INTERACTIVE: The Romans Revealed website is a learning tool for children
AN INTERACTIVE website for children highlighting the diversity of Roman Britain will be launched tomorrow in a bid to challenge lessons on the current history curriculum.
The Romans Revealed project – a collaboration between race equality think tank the Runnymede Trust and archaeologists from the University of Reading – will be officially launched at the Museum of London on April 25.
It will act as a learning resource for teachers and parents to show children about a lesser-known side of the historical period.
The interactive website allows children to ‘dig up’ graves and read stories by children’s author Caroline Lawrence told from the perspective of four people living in Roman Britain.
It follows a research project from the university, A Long Way Home: Diaspora Communities in Roman Britain, which examined over 150 skeletons to find out about patterns of migration.
Dr Hella Eckardt, senior lecturer in Roman Archaeology at the University of Reading, said: “Our analysis of excavated skeletal remains of people living in Roman Britain such as the ‘Ivory Bangle Lady’ and others like her show that multicultural Britain is not just a phenomenon of more modern times.”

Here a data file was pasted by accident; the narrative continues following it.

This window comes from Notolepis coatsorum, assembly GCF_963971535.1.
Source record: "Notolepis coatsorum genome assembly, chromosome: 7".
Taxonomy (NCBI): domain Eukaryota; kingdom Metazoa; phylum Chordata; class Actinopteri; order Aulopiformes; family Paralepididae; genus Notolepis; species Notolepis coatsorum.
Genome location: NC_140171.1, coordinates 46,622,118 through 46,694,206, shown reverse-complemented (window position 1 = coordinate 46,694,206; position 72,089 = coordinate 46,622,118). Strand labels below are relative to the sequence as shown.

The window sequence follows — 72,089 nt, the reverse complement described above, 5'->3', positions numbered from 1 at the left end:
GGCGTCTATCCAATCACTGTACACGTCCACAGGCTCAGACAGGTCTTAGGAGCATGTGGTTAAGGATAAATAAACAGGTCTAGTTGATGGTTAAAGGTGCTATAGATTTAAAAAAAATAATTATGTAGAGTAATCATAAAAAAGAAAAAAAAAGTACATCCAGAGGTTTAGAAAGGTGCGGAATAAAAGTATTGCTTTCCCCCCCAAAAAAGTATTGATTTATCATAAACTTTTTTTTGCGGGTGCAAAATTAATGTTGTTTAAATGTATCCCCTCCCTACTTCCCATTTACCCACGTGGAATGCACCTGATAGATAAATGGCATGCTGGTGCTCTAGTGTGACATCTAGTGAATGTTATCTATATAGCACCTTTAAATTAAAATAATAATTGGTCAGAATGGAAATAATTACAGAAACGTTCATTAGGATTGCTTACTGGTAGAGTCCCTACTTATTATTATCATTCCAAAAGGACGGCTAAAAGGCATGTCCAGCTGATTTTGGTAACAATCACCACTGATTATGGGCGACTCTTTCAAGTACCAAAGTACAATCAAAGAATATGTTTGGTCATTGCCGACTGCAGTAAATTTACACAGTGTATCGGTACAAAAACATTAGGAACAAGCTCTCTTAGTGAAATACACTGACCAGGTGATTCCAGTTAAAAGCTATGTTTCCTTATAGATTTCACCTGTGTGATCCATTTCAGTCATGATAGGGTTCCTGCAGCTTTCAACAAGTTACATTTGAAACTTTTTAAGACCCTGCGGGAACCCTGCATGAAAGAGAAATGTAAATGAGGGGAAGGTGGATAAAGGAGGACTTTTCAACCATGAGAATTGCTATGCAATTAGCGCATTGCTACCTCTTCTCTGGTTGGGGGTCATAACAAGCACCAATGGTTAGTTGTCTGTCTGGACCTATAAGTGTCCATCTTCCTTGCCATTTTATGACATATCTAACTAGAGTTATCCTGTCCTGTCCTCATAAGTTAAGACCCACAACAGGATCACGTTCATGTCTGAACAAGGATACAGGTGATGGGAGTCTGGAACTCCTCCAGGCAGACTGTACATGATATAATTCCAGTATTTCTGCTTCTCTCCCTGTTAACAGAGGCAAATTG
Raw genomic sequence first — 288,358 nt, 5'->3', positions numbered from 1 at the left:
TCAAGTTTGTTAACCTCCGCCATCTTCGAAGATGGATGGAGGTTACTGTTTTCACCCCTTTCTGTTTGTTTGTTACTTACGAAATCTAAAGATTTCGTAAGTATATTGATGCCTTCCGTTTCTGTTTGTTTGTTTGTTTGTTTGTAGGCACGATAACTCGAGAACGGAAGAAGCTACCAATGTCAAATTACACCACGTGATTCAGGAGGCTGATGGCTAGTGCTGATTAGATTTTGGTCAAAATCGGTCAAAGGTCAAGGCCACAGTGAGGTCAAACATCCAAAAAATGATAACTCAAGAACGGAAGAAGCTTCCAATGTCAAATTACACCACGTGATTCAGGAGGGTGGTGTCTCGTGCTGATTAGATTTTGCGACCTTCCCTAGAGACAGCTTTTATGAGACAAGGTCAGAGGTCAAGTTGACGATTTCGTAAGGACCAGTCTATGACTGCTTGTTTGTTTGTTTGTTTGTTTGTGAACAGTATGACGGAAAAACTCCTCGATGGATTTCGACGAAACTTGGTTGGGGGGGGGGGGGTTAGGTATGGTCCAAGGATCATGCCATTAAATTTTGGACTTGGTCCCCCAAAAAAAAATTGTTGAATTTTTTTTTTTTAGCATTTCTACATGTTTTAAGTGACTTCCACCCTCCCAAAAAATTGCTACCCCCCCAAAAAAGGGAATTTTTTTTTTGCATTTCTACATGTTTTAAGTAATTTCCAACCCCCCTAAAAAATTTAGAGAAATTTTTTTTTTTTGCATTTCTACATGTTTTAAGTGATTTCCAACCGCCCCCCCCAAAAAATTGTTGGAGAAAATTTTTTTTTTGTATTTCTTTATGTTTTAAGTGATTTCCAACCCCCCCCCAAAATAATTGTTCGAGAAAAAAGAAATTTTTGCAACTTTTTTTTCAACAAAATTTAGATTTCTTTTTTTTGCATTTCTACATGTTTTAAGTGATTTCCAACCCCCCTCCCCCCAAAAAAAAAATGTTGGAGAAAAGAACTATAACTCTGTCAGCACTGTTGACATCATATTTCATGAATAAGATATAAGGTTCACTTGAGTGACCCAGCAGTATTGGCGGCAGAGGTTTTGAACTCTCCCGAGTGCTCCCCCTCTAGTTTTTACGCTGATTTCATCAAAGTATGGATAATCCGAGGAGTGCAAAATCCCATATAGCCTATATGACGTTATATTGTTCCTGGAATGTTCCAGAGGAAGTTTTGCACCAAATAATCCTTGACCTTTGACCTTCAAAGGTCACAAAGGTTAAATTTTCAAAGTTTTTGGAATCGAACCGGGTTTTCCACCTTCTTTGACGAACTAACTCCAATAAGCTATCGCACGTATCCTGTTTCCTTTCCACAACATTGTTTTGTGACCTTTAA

By analysing skeletons facial features, skull measurements, the chemical signature of food and drink and burial goods, archaeologists were able to learn more about Roman times and migrants of African descent who came to Britain.
The ‘Ivory Bangle Lady’ was a high status young woman of North African descent who remains were buried in Roman York (Sycamore Terrace).
Dated to the second half of the 4th Century, her grave contained jet and elephant ivory bracelets, earrings, pendants, beads, a blue glass jug and a glass mirror.
Dr Debbie Weekes-Bernard, who is leading the Romans Revealed outreach project, said: “The University of Reading research results showed that people came to Britain from many different parts of the Roman Empire, including North Africa. In some of the larger towns like York and Winchester, up to 20 per cent of the Roman Britain population may be classed as ‘non-local’ or ‘incomers’.
“This research is really important, providing evidence to challenge the current curriculum as taught in schools and highlighting the diversity of Roman Britain.”
According to the National Archives, the official archive for the UK Government, people of African descent have had a presence in Britain for the past 2,000 years.
In Roman times, black troops were sent to the ‘remote and barbaric’ province of Britannia – the ancient term for Great Britain – with many settling permanently even after the Roman legions left.
To watch a live stream of tomorrow's launch, email firstname.lastname@example.org
Additional information about this project is available on the Romans Revealed www.romansrevealed.com